Though the couple now admits to the unwanted stress they endured, at times, during the long lawsuit process, they quickly decided after being sued by the group that they didn’t want to live the balance of their lives with the regret of giving in to censorship.

“We have no regrets about our 3-year defense to maintain our public interest website,” say Bergin and Garvey, “even though it has been a serious hardship financially, physically, and emotionally. We couldn't ever imagine that the Millers would put themselves, and their activities, up for public viewing in a courtroom; yet their collective belief system, and apparent outrage at us for writing our personal stories, kept them going forward, spending hundreds of thousands of their donors' funds.”

The positive benefits for the couple were that, “At each stage of defending ourselves, we became freer of the effects of our involvement with the group.” As a result, even though they were immersed in defending one of the most aggressive lawsuits filed by a nonprofit group in Maine’s history, they were able to reclaim their lives again: “Most important of all, we have our family intact, new and honest relationships with friends, and a healed marriage, all of which was disrupted during our 17 years with GWP.”

The Couple’s Long Experience with GWP – Finally Over

The couple says that getting involved with the group was “a very serious wrong turn” that began when Garvey contacted one of the authors from their former publishing company, Bergin & Garvey Publishers, Inc., about parenting advice. The author, Claudia Panuthos (now Mary “Moe” Miller, co-leader of GWP), a therapist in Arlington, MA at the time, introduced them to GWP, leading to a disastrous 17-year saga that included separation from spouse (now resolved), difficulties for their children, estrangement from extended families, friends, and community, large losses of money through financial contributions and no-interest loans to the GWP leaders, and, most serious, the dependency on “Tubby” and “Moe” as the authorities on and intermediaries – often through the use of “soul readings” – between the so-called “spirit world” and many life decisions.

Jim Bergin and Judy Garvey explain that “We didn’t set out to join a cult – or a group. Without noticing the effects of our progressive immersion into GWP, we became more and more involved with interesting and like-minded people led by charismatic individuals.” The couple states that, “Regardless of the education or background of people who, over time, become involved in such groups, or the belief system of the group, the methods used can result in an undermining of critical thinking.”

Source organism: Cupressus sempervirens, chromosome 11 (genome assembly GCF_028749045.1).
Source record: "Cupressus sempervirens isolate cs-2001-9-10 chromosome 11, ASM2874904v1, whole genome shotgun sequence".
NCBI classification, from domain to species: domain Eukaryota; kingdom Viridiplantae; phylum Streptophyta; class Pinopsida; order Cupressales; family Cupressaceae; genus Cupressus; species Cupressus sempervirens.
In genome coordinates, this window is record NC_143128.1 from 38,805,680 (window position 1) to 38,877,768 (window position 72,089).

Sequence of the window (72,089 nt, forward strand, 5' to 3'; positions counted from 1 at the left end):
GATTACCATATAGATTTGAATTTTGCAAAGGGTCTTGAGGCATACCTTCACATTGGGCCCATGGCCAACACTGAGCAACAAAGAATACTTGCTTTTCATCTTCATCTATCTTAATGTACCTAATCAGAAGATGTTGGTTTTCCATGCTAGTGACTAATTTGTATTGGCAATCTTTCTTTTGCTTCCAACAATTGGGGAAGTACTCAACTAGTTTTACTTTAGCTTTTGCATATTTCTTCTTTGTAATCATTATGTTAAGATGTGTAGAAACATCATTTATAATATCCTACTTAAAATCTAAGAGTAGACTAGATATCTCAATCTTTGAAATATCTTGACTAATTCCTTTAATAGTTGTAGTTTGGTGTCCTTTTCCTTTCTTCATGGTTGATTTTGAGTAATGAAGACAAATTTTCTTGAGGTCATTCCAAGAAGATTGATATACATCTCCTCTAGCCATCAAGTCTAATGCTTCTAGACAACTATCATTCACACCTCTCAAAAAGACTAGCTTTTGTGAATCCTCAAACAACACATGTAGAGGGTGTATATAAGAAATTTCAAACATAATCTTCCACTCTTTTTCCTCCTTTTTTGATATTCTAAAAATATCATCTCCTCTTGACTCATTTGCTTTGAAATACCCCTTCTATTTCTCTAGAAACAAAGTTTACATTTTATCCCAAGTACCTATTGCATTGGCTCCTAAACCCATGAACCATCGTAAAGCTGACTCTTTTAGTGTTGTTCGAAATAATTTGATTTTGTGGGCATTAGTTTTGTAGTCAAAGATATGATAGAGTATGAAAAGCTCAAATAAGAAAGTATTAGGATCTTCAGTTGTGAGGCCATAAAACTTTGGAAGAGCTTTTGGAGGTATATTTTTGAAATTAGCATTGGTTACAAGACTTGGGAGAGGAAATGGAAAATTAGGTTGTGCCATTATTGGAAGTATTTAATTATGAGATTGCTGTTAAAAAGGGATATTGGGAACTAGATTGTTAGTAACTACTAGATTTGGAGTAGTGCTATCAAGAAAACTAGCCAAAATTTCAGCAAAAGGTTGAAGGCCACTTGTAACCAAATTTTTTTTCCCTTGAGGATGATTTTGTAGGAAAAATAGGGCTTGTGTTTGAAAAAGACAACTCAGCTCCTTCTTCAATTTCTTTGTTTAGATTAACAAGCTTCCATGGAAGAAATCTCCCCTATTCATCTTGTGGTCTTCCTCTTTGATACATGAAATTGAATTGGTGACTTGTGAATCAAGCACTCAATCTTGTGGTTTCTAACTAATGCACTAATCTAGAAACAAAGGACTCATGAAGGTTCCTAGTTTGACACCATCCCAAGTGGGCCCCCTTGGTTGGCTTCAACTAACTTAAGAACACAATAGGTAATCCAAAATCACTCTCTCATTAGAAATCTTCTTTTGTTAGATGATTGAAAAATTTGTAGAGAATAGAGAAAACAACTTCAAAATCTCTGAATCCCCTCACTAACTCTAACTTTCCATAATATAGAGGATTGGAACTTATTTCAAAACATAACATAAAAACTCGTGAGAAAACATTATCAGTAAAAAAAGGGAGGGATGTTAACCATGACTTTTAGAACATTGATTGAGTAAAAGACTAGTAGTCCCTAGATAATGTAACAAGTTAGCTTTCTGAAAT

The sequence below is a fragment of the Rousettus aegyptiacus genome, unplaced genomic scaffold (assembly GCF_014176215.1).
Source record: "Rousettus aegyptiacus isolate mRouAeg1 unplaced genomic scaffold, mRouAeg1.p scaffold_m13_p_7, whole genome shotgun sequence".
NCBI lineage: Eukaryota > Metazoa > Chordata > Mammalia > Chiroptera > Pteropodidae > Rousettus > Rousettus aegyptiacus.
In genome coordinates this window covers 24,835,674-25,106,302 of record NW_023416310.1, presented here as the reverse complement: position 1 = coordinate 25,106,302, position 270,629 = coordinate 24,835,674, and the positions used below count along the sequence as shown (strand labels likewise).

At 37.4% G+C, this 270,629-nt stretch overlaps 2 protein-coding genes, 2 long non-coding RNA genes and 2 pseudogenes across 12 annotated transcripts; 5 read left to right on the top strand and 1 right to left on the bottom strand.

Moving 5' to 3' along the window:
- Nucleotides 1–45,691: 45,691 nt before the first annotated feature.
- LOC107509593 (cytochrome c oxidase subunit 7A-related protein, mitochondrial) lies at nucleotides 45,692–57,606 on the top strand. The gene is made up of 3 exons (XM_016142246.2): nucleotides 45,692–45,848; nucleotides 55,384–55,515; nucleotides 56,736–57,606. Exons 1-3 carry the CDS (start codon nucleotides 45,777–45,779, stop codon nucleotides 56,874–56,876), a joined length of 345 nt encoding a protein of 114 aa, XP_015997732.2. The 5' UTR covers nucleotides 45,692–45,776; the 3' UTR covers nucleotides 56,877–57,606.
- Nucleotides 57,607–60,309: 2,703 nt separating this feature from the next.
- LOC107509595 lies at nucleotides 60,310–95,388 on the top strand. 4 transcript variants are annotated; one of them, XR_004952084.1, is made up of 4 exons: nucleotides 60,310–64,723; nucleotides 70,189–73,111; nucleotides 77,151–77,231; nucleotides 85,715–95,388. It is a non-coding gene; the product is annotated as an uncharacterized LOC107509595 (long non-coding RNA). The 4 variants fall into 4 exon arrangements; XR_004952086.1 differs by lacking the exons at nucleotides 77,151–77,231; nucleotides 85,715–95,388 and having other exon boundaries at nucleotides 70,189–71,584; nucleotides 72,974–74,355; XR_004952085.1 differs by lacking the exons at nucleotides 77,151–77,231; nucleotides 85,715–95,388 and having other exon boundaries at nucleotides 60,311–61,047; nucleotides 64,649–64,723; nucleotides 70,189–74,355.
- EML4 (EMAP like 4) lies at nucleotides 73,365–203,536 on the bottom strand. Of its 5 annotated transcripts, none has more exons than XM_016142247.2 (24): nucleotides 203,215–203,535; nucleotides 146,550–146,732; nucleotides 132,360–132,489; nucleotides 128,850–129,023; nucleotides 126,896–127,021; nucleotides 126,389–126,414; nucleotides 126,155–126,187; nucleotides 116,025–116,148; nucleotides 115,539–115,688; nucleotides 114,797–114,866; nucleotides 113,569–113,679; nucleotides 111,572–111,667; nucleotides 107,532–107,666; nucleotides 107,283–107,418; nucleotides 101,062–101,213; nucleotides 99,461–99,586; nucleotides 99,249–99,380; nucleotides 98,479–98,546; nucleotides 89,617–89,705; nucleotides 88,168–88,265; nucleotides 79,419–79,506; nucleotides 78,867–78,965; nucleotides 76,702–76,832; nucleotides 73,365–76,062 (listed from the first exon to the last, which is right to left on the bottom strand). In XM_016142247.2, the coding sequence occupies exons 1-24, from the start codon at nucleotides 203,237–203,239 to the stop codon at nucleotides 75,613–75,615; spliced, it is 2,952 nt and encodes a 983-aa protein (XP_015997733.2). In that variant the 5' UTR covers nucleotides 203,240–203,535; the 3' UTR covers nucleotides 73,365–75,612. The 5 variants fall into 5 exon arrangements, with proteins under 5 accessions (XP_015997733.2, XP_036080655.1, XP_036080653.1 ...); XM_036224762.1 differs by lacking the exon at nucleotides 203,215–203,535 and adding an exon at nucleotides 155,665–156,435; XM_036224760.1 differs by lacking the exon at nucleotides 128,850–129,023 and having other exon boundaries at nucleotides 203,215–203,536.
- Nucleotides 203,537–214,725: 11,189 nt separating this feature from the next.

Bergin and Garvey have learned, through their own recovery, that involvement in a high-control group or cult can happen to anyone, given the right set of circumstances. It depends on who approaches you, what you're looking for and what you respond to. While most people eventually leave cults physically, leaving mentally is often more difficult, sometimes because autonomy and critical thinking has been usurped through processes that aren’t even noticed when they’re happening. The couples Wind of Changes website lists many resources about cultic groups and recovery.

After breaking away from GWP in early 2000, Bergin and Garvey began their recovery, which involved unraveling the bizarre GWP belief system in their own minds. They first wrote Insiders’ Stories in fall 2003, which was accepted for publication on a cult education website. The GWP leaders’ reaction was swift and aggressive, with many of the Millers’ statements made about the couple – at times comparing them to Hitler and Saddam Hussein – later becoming part of the couple’s Counterclaims. As the Millers increased their defamatory statements against his wife, Jim Bergin decided to tell his own personal story, also including some critical analysis, in A Husband’s Perspective, published on the Internet in February 2004. After GWP’s attorney sent a cease and desist letter to the website host, the couple decided to “take the heat ourselves” and published their present website in March 2004.